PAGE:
Seventeen-year-old Charlotte Miller is left to run a woolen mill with the help of just her younger sister, Rosie, when her father dies. Her mother died years before after giving birth to their baby brother, who lived only a week. Their mill, Stirwaters, has been handed down through several generations of men in the Miller family — but never from father to son — it has always been to cousins or other relations. Now the Miller girls are all that is left.
Despite her young age and the urging of a newfound uncle to sell the mill, Charlotte feels bound to keep it running on her own. But the task is daunting, and the villagers have always talked about the “curse” that seems to hang over the mill — at the very least, it has been haunted by a string of bad luck. Charlotte doesn’t escape it, either; no matter how hard she works or strives to better the mill, things keep going wrong. And she refuses to give any credence to superstitious talk, even though she has grown up in the same little valley with folk who are steeped in tradition and superstitious ways.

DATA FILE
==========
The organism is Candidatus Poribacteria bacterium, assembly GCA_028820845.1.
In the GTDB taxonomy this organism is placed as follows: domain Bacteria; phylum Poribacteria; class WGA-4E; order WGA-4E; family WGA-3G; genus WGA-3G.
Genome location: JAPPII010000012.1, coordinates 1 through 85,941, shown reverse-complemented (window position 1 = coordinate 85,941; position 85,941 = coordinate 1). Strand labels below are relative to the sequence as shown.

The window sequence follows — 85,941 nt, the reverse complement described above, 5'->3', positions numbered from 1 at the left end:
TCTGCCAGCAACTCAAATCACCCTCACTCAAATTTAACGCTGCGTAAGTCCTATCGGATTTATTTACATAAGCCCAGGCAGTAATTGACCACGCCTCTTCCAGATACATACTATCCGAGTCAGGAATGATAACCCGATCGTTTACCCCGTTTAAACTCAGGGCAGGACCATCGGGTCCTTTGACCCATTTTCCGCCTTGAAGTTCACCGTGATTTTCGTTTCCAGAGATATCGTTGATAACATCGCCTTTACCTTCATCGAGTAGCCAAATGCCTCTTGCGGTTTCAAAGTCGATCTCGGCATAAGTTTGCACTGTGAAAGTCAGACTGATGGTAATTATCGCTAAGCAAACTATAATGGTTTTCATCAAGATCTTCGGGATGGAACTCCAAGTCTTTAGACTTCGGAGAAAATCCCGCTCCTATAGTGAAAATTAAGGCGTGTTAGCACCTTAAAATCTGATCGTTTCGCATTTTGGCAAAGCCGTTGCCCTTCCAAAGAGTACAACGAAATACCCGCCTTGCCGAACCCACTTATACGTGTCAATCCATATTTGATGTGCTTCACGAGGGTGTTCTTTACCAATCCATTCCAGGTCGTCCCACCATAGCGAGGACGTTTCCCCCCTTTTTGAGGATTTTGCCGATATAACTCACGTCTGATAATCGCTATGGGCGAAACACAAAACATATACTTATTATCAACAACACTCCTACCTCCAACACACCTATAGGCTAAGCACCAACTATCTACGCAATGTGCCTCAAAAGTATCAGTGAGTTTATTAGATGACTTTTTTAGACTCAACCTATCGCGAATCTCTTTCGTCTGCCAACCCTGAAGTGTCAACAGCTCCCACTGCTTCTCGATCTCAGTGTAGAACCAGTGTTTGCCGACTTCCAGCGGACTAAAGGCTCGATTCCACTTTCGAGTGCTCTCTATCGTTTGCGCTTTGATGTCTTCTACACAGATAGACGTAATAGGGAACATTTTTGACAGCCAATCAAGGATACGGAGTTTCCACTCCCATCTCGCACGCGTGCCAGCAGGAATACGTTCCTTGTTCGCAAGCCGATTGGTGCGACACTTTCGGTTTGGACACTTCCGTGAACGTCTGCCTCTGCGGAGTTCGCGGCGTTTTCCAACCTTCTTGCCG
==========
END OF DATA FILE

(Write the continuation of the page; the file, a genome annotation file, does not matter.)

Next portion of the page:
When a strange man offers to help her, she is unsettled, but since she is desperate, and he doesn’t ask for much in return, she allows him to spin her a loft full of gold thread. Of course, anyone who knows the story of Rumpelstiltskin, on which this novel is based, will know that that is only the beginning of the story — later on, the man will ask for much, much more.
Elizabeth C. Bunce, an avid needleworker, spins a rich tale woven with many details of wool, thread, weaving and millworking such as was done in the 18th century, either in England or the Colonies. The characters, too, are well fleshed out and true to life. Charlotte’s story evolves and becomes intensely believable and sympathetic.
A Curse Dark as Gold is entertaining, mostly enrapturing and evocative of time and place, appropriate and interesting for many ages.
Rated: None. There is little to offend in this book.